Shropshire Mines Trust – 4D Lead Mining up to Roman Times

Click to access preroman.pdf

In Britannia the largest sources were at Mendip, South West England and especially at Charterhouse.

In A.D. 49, six years after the invasion and conquest of Britain, the Romans had the lead mines of Mendip and those of Derbyshire, Shropshire, Yorkshire and Wales running at full shift.

By A.D.70, Britain had surpassed Hispania as the leading lead-producing province.

The Spanish soon lodged a complaint with the Emperor Vespasian, who in turn put limits on the amount of lead being produced in Britain.

However British lead production continued to increase and ingots (or pigs) of lead have been found datable to the late second – early third century.

Research in America has found that British lead (i.e. Somerset lead) was used in Pompeii – the town destroyed in the eruption of Vesuvius in A.D.79.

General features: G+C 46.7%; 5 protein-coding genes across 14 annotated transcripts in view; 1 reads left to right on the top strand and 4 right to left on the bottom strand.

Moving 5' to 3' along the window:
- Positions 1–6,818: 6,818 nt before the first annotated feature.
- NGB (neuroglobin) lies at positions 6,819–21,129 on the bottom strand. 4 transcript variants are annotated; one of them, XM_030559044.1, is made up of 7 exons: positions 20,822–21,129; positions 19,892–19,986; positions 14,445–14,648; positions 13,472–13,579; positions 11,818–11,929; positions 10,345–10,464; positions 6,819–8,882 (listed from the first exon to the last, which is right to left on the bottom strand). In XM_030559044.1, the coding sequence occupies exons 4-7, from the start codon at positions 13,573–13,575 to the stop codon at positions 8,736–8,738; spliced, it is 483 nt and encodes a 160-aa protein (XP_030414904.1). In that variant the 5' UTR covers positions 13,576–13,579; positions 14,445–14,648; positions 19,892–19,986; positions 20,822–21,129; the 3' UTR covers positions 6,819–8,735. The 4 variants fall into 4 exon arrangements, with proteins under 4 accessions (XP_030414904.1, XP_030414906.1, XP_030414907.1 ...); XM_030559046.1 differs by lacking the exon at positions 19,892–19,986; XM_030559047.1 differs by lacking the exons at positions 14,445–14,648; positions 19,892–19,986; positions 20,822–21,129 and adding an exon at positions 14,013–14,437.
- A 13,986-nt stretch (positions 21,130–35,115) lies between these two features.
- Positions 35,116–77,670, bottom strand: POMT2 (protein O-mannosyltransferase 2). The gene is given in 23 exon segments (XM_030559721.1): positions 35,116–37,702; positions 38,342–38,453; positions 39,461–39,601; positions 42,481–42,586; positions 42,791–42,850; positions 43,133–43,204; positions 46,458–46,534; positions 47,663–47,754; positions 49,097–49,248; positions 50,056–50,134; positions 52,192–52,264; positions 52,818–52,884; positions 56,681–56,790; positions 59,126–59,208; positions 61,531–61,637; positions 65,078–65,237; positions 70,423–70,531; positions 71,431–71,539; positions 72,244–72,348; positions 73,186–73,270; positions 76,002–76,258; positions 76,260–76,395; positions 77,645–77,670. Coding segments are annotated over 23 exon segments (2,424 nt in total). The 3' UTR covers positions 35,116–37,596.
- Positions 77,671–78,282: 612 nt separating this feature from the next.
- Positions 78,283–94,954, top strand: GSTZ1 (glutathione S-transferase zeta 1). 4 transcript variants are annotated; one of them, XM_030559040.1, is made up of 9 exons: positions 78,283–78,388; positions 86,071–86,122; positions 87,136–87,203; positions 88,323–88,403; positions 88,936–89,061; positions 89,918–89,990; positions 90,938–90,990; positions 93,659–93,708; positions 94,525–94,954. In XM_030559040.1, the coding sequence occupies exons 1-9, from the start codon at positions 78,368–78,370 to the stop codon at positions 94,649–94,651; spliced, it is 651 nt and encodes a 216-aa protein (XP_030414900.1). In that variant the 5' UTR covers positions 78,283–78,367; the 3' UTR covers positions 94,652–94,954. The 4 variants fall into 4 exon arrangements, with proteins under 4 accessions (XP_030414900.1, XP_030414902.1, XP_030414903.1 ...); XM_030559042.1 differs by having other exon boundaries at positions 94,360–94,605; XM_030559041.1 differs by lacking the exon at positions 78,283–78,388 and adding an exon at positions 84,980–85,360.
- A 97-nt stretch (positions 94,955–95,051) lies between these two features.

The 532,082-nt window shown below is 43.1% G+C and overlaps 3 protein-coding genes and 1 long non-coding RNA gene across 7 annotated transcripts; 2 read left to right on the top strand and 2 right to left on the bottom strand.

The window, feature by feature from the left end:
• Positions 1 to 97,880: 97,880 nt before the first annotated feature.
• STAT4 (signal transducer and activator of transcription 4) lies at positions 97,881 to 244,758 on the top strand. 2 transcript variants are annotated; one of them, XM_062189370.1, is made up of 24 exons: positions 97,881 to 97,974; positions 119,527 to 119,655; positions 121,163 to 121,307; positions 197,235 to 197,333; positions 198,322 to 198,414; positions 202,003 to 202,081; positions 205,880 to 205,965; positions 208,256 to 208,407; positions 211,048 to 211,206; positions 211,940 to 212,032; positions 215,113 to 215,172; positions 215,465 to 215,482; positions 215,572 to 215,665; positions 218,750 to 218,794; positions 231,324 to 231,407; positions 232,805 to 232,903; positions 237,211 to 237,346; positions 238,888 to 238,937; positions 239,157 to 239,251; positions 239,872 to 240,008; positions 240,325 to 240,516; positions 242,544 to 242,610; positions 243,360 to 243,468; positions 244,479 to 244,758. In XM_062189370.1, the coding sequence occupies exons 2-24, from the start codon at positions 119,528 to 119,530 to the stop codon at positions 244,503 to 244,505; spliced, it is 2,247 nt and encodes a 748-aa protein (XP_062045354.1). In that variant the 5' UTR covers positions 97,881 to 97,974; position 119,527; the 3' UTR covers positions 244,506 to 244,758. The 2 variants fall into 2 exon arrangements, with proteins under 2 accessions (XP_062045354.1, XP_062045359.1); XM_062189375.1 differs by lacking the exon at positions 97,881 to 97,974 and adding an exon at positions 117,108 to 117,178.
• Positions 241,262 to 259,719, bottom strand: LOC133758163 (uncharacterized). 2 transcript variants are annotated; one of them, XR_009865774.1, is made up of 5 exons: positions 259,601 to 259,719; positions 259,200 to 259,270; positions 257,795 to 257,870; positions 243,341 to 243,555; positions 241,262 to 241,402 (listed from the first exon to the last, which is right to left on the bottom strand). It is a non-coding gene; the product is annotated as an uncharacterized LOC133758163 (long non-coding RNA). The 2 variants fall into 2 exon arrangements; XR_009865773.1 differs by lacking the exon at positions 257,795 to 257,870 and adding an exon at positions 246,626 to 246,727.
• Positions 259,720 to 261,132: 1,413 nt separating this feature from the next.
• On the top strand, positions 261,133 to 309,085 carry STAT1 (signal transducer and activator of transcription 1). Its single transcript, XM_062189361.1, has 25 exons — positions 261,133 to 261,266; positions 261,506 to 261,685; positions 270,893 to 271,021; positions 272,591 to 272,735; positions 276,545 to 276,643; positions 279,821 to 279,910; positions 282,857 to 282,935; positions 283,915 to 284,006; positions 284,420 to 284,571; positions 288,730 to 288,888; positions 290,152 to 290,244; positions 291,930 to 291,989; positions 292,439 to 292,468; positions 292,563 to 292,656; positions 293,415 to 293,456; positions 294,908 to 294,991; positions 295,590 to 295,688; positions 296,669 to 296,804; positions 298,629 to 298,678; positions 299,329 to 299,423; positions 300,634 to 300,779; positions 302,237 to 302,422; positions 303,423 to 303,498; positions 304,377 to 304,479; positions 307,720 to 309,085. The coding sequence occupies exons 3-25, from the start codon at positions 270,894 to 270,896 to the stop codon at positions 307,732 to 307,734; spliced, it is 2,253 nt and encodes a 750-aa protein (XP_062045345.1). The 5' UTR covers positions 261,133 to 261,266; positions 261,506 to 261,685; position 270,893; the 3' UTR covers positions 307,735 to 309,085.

Lead mining was an essential activity because it provided Rome with silver.

The most important use of lead was the extraction of silver.

Lead and silver were often found together in the galena, the lead ore.

The Roman economy was based on silver, as the majority of higher value coins were minted from the precious metal.

Lead was also an essential material in the Roman Empire.

Lead has been commonly used for thousands of years because it is widespread, easy to extract, and easy to work with. It is highly malleable and easily smeltable.

With the development of mining and its territorial expansion in Europe and across the Mediterranean, Rome became the greatest producer of lead during the classical era, with an estimated annual output equaling 80,000 tonnes.

Nemi ship

Roman naval cataphract warships were protected on their sides by a layer of tarred and lead sheathing.

It was used for piping for aqueducts and plumbing, pewter, coffins, and gutters for villas, as well as a source of the silver that sometimes occurred in the same mineral deposits.